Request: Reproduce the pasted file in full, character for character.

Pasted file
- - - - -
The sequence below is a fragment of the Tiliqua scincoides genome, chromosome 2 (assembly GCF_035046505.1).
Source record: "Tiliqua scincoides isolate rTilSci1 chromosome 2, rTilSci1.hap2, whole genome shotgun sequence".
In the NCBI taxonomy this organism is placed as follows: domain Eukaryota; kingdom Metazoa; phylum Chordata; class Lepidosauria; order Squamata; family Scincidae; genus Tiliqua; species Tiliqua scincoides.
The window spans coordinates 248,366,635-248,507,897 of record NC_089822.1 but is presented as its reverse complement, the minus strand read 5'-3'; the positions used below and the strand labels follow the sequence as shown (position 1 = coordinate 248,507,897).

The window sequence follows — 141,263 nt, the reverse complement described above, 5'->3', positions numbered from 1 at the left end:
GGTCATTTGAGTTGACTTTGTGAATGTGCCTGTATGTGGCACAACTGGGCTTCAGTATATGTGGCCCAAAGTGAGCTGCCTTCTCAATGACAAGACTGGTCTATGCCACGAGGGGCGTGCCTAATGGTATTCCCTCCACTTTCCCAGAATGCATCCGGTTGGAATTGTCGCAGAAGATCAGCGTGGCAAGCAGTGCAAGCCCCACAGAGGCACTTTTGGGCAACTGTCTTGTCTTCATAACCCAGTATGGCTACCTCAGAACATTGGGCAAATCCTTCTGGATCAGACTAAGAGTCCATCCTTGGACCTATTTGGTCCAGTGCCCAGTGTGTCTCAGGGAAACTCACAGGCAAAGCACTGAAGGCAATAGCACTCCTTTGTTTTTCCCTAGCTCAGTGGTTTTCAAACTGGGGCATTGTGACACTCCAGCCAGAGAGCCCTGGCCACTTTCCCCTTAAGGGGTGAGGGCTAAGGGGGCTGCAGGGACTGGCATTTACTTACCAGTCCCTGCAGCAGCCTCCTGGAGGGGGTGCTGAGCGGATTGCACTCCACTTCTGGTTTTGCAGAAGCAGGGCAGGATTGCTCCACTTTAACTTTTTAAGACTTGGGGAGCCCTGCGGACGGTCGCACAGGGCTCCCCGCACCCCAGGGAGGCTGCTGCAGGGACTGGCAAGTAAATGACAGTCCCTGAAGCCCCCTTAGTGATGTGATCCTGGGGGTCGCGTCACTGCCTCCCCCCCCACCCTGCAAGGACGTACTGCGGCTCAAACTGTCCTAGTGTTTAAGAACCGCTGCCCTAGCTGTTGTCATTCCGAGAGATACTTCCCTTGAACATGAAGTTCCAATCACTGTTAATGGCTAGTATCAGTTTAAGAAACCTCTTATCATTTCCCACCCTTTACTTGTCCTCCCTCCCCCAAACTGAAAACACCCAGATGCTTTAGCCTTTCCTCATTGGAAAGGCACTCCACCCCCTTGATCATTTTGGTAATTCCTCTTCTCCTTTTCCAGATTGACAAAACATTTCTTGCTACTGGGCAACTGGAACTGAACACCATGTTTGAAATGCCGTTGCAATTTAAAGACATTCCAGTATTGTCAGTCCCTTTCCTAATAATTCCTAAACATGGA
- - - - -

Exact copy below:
The sequence below is a fragment of the Tiliqua scincoides genome, chromosome 2 (assembly GCF_035046505.1).
Source record: "Tiliqua scincoides isolate rTilSci1 chromosome 2, rTilSci1.hap2, whole genome shotgun sequence".
In the NCBI taxonomy this organism is placed as follows: domain Eukaryota; kingdom Metazoa; phylum Chordata; class Lepidosauria; order Squamata; family Scincidae; genus Tiliqua; species Tiliqua scincoides.
The window spans coordinates 248,366,635-248,507,897 of record NC_089822.1 but is presented as its reverse complement, the minus strand read 5'-3'; the positions used below and the strand labels follow the sequence as shown (position 1 = coordinate 248,507,897).

The window sequence follows — 141,263 nt, the reverse complement described above, 5'->3', positions numbered from 1 at the left end:
GGTCATTTGAGTTGACTTTGTGAATGTGCCTGTATGTGGCACAACTGGGCTTCAGTATATGTGGCCCAAAGTGAGCTGCCTTCTCAATGACAAGACTGGTCTATGCCACGAGGGGCGTGCCTAATGGTATTCCCTCCACTTTCCCAGAATGCATCCGGTTGGAATTGTCGCAGAAGATCAGCGTGGCAAGCAGTGCAAGCCCCACAGAGGCACTTTTGGGCAACTGTCTTGTCTTCATAACCCAGTATGGCTACCTCAGAACATTGGGCAAATCCTTCTGGATCAGACTAAGAGTCCATCCTTGGACCTATTTGGTCCAGTGCCCAGTGTGTCTCAGGGAAACTCACAGGCAAAGCACTGAAGGCAATAGCACTCCTTTGTTTTTCCCTAGCTCAGTGGTTTTCAAACTGGGGCATTGTGACACTCCAGCCAGAGAGCCCTGGCCACTTTCCCCTTAAGGGGTGAGGGCTAAGGGGGCTGCAGGGACTGGCATTTACTTACCAGTCCCTGCAGCAGCCTCCTGGAGGGGGTGCTGAGCGGATTGCACTCCACTTCTGGTTTTGCAGAAGCAGGGCAGGATTGCTCCACTTTAACTTTTTAAGACTTGGGGAGCCCTGCGGACGGTCGCACAGGGCTCCCCGCACCCCAGGGAGGCTGCTGCAGGGACTGGCAAGTAAATGACAGTCCCTGAAGCCCCCTTAGTGATGTGATCCTGGGGGTCGCGTCACTGCCTCCCCCCCCACCCTGCAAGGACGTACTGCGGCTCAAACTGTCCTAGTGTTTAAGAACCGCTGCCCTAGCTGTTGTCATTCCGAGAGATACTTCCCTTGAACATGAAGTTCCAATCACTGTTAATGGCTAGTATCAGTTTAAGAAACCTCTTATCATTTCCCACCCTTTACTTGTCCTCCCTCCCCCAAACTGAAAACACCCAGATGCTTTAGCCTTTCCTCATTGGAAAGGCACTCCACCCCCTTGATCATTTTGGTAATTCCTCTTCTCCTTTTCCAGATTGACAAAACATTTCTTGCTACTGGGCAACTGGAACTGAACACCATGTTTGAAATGCCGTTGCAATTTAAAGACATTCCAGTATTGTCAGTCCCTTTCCTAATAATTCCTAAACATGGA